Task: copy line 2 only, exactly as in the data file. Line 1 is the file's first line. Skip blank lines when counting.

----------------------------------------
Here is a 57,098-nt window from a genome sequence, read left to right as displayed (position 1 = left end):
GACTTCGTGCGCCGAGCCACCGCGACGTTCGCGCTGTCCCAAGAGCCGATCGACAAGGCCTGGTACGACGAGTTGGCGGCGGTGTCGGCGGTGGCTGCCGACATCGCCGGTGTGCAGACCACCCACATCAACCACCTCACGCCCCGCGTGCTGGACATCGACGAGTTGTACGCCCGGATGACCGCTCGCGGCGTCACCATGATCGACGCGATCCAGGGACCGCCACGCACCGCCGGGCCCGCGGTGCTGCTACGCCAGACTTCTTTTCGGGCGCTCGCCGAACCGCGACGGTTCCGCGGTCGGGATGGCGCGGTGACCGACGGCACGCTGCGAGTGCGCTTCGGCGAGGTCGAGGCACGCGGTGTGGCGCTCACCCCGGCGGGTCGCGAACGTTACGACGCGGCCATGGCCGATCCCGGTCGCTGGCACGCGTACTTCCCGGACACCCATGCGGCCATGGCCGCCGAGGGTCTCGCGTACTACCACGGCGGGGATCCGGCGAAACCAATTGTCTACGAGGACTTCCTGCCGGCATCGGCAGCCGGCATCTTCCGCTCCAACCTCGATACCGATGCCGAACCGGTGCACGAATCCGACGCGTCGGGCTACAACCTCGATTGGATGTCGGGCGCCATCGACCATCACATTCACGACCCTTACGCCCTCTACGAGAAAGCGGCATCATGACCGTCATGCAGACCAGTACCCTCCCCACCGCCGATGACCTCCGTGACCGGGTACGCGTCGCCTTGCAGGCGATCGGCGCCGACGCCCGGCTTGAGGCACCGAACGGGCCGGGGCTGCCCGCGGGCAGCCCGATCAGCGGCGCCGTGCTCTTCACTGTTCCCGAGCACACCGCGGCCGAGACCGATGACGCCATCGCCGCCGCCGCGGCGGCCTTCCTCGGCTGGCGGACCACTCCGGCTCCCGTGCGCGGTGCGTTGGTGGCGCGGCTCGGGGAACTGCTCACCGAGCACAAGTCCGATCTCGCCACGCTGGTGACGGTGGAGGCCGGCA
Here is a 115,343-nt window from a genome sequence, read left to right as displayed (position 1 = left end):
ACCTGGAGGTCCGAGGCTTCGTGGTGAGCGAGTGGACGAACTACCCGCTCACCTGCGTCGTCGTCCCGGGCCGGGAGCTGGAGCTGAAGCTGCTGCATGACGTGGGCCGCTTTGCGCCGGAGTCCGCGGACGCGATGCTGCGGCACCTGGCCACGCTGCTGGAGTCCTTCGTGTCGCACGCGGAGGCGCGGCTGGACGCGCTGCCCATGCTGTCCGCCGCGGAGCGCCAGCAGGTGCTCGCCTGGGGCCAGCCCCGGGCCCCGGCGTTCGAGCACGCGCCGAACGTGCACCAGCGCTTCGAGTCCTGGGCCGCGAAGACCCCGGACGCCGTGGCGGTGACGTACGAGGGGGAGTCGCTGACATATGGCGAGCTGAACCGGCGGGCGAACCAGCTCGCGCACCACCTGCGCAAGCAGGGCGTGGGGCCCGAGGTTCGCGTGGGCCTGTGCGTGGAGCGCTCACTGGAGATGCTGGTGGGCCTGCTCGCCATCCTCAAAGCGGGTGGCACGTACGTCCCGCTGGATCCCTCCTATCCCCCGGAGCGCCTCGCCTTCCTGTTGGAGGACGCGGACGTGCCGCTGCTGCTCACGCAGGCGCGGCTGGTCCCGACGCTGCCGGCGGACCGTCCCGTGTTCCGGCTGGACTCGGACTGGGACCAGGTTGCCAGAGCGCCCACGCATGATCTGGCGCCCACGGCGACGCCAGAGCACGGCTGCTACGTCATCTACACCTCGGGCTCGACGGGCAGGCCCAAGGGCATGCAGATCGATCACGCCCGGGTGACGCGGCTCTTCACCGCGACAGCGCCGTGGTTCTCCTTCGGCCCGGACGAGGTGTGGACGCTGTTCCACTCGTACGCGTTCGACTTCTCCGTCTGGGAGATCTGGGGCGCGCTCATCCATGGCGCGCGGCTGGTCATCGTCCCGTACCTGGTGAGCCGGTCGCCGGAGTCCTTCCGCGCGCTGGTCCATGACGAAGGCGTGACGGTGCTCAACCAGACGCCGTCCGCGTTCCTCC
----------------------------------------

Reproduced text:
GACTTCGTGCGCCGAGCCACCGCGACGTTCGCGCTGTCCCAAGAGCCGATCGACAAGGCCTGGTACGACGAGTTGGCGGCGGTGTCGGCGGTGGCTGCCGACATCGCCGGTGTGCAGACCACCCACATCAACCACCTCACGCCCCGCGTGCTGGACATCGACGAGTTGTACGCCCGGATGACCGCTCGCGGCGTCACCATGATCGACGCGATCCAGGGACCGCCACGCACCGCCGGGCCCGCGGTGCTGCTACGCCAGACTTCTTTTCGGGCGCTCGCCGAACCGCGACGGTTCCGCGGTCGGGATGGCGCGGTGACCGACGGCACGCTGCGAGTGCGCTTCGGCGAGGTCGAGGCACGCGGTGTGGCGCTCACCCCGGCGGGTCGCGAACGTTACGACGCGGCCATGGCCGATCCCGGTCGCTGGCACGCGTACTTCCCGGACACCCATGCGGCCATGGCCGCCGAGGGTCTCGCGTACTACCACGGCGGGGATCCGGCGAAACCAATTGTCTACGAGGACTTCCTGCCGGCATCGGCAGCCGGCATCTTCCGCTCCAACCTCGATACCGATGCCGAACCGGTGCACGAATCCGACGCGTCGGGCTACAACCTCGATTGGATGTCGGGCGCCATCGACCATCACATTCACGACCCTTACGCCCTCTACGAGAAAGCGGCATCATGACCGTCATGCAGACCAGTACCCTCCCCACCGCCGATGACCTCCGTGACCGGGTACGCGTCGCCTTGCAGGCGATCGGCGCCGACGCCCGGCTTGAGGCACCGAACGGGCCGGGGCTGCCCGCGGGCAGCCCGATCAGCGGCGCCGTGCTCTTCACTGTTCCCGAGCACACCGCGGCCGAGACCGATGACGCCATCGCCGCCGCCGCGGCGGCCTTCCTCGGCTGGCGGACCACTCCGGCTCCCGTGCGCGGTGCGTTGGTGGCGCGGCTCGGGGAACTGCTCACCGAGCACAAGTCCGATCTCGCCACGCTGGTGACGGTGGAGGCCGGCA